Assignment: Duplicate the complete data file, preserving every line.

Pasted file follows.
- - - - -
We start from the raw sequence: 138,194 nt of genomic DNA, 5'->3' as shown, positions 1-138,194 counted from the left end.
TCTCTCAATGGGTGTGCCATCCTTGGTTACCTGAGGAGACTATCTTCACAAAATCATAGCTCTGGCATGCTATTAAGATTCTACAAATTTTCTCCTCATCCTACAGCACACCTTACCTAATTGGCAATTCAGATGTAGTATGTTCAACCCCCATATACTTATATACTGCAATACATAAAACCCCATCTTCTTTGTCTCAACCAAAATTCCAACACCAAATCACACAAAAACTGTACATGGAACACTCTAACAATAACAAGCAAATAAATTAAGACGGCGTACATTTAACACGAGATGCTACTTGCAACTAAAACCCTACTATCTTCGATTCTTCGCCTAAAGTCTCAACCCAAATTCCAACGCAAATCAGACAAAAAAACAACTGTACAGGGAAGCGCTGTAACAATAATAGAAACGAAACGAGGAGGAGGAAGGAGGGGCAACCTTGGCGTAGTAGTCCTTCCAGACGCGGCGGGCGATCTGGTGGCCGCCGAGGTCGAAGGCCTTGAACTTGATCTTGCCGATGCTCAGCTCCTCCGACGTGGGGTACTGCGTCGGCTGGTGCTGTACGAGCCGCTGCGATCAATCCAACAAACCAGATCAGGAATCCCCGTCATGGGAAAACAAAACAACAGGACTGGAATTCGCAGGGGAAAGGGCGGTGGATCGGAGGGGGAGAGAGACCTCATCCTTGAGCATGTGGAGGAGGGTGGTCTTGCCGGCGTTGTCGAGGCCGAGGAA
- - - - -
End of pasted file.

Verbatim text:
We start from the raw sequence: 138,194 nt of genomic DNA, 5'->3' as shown, positions 1-138,194 counted from the left end.
TCTCTCAATGGGTGTGCCATCCTTGGTTACCTGAGGAGACTATCTTCACAAAATCATAGCTCTGGCATGCTATTAAGATTCTACAAATTTTCTCCTCATCCTACAGCACACCTTACCTAATTGGCAATTCAGATGTAGTATGTTCAACCCCCATATACTTATATACTGCAATACATAAAACCCCATCTTCTTTGTCTCAACCAAAATTCCAACACCAAATCACACAAAAACTGTACATGGAACACTCTAACAATAACAAGCAAATAAATTAAGACGGCGTACATTTAACACGAGATGCTACTTGCAACTAAAACCCTACTATCTTCGATTCTTCGCCTAAAGTCTCAACCCAAATTCCAACGCAAATCAGACAAAAAAACAACTGTACAGGGAAGCGCTGTAACAATAATAGAAACGAAACGAGGAGGAGGAAGGAGGGGCAACCTTGGCGTAGTAGTCCTTCCAGACGCGGCGGGCGATCTGGTGGCCGCCGAGGTCGAAGGCCTTGAACTTGATCTTGCCGATGCTCAGCTCCTCCGACGTGGGGTACTGCGTCGGCTGGTGCTGTACGAGCCGCTGCGATCAATCCAACAAACCAGATCAGGAATCCCCGTCATGGGAAAACAAAACAACAGGACTGGAATTCGCAGGGGAAAGGGCGGTGGATCGGAGGGGGAGAGAGACCTCATCCTTGAGCATGTGGAGGAGGGTGGTCTTGCCGGCGTTGTCGAGGCCGAGGAA